A metabolic gene methylthioadenosine phosphorylase (MTAP) deletion is present in about 15% of all cancers. The open-label clinical trial (NCT03435250) will include up to 54 patients to test AG-270, a methionine adenosyltransferase 2a (MAT2A) inhibitor.
The study is designed to evaluate the safety and clinical activity of AG-270, as well as how the therapy candidate acts in the body and how it affects patients with advanced solid tumors or with lymphoma with MTAP deletions.
The therapy will be orally administered as a single agent once a day in cycles of 28 days. The trial’s first part is a dose-escalation study to determine the maximum tolerated or optimal dose of AG-270 in a certain number of patients.
The second part of the study is designed as a dose-expansion phase, in which AG-270 is given to additional patients at the maximum tolerated or optimal dose to continue evaluating its safety, tolerability, and clinical activity in future studies.
To be eligible to enroll, patients must demonstrate loss of the MTAP protein in their tumors or show a lack of the CDKN2A tumor suppressor gene, which is usually absent when the MTAP gene is deleted. Additional eligibility information is available here.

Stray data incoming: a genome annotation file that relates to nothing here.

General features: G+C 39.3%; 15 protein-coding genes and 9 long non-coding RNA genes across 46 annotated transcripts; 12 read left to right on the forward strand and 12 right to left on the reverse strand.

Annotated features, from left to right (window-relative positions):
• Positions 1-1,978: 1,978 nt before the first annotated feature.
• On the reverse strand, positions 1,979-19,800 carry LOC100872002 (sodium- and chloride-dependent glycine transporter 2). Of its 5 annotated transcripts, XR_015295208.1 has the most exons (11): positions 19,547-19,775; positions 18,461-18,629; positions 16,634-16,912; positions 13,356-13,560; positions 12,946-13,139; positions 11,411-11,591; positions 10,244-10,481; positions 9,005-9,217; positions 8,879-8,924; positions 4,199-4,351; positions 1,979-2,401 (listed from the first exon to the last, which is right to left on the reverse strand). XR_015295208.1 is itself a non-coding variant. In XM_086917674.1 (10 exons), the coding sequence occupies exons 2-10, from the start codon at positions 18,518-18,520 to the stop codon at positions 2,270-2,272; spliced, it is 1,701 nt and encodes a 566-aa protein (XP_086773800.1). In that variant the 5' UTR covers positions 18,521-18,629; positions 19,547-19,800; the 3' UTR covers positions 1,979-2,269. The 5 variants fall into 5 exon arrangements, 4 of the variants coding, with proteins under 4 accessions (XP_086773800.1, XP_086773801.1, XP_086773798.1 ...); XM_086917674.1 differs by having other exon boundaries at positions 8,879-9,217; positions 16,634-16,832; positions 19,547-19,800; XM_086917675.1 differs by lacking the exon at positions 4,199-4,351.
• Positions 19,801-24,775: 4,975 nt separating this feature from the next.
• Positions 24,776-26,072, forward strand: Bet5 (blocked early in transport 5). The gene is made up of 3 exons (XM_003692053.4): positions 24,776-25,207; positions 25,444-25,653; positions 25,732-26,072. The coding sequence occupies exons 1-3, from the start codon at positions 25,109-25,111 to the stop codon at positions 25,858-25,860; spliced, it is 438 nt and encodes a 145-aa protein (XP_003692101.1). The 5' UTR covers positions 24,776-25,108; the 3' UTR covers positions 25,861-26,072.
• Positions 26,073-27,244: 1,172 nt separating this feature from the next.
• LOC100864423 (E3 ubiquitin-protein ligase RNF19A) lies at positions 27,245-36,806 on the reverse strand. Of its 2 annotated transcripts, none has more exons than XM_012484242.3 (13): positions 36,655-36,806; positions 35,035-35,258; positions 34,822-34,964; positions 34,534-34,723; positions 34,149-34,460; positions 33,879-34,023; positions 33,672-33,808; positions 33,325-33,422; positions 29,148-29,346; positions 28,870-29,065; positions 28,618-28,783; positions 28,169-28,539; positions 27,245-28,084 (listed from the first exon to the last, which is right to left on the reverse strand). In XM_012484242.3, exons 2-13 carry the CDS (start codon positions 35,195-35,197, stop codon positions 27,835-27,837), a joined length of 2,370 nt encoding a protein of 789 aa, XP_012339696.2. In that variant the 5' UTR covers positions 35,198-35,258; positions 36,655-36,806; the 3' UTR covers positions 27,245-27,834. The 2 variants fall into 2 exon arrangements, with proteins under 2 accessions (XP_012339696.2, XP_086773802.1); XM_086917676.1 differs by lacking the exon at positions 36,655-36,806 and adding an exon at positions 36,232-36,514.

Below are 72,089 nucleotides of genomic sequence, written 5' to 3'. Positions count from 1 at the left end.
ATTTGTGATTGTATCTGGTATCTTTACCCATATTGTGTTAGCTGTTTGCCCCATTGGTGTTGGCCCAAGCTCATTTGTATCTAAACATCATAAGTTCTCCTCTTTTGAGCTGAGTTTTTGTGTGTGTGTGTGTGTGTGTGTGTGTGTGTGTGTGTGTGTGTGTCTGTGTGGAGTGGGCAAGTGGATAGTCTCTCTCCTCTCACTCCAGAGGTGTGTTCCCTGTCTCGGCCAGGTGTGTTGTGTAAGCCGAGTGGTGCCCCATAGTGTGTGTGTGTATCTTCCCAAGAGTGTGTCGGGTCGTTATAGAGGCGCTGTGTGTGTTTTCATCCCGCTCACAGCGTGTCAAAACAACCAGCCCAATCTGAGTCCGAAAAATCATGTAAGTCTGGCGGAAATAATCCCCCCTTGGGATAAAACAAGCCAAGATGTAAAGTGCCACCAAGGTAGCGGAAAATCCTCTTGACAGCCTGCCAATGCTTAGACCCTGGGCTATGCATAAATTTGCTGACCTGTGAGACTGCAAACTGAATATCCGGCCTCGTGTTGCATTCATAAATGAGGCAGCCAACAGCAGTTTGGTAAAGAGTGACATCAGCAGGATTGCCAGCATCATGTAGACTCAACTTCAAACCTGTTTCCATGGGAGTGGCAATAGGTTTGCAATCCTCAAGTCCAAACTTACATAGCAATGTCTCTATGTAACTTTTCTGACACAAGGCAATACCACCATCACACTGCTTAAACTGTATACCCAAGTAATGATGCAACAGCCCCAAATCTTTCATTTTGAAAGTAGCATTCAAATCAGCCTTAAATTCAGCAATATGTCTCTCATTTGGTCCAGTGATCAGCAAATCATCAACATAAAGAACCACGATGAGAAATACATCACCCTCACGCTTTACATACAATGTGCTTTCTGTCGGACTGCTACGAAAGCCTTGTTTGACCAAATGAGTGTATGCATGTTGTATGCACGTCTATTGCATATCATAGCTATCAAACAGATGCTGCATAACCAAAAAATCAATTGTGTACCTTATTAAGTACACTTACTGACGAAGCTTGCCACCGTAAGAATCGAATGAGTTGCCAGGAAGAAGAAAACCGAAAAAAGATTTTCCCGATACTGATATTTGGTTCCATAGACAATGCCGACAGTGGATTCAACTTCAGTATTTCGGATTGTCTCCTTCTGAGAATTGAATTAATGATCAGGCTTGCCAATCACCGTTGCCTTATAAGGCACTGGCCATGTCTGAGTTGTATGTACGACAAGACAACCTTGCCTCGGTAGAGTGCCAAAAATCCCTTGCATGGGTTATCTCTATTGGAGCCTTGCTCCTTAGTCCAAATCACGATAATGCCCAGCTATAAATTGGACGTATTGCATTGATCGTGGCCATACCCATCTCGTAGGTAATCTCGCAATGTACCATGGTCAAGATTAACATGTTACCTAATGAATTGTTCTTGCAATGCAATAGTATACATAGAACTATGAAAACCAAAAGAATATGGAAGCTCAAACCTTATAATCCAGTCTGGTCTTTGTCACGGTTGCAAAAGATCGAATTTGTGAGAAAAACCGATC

“In addition to significant milestones for our late-stage portfolio this year, we are pleased to demonstrate the continued productivity of our research engine by advancing our sixth internally discovered molecule into the clinic,” Scott Biller, MD, chief scientific officer of Agios, said in a press release.
“As a first-in-class MAT2A inhibitor, AG-270 has the potential to benefit the large number of patients whose cancer is characterized by the loss of MTAP. We look forward to conducting the early clinical work that will explore the pharmacology and clinical activity of MAT2A inhibition in tumors carrying this deletion,” he said.
The Phase 1 study follows the presentation of preclinical data demonstrating how small molecule inhibitors of MAT2A were effective in MTAP-deleted tumor xenograft models, which use patients’ own cancer tissue to test new experimental medicines.
The data was presented at the 2017 Keystone Tumor Metabolism meeting, which took place in March last year.
The study is being conducted in partnership with Sarah Cannon, a clinical trial and research institution.
AG-270 stems from a collaborative agreement established in 2016 with Celgene. The agreement was established after Agios found that MAT2A belongs to a key pathway in MTAP-deleted tumors. When this protein is blocked, it leads to potent anti-tumor activity.
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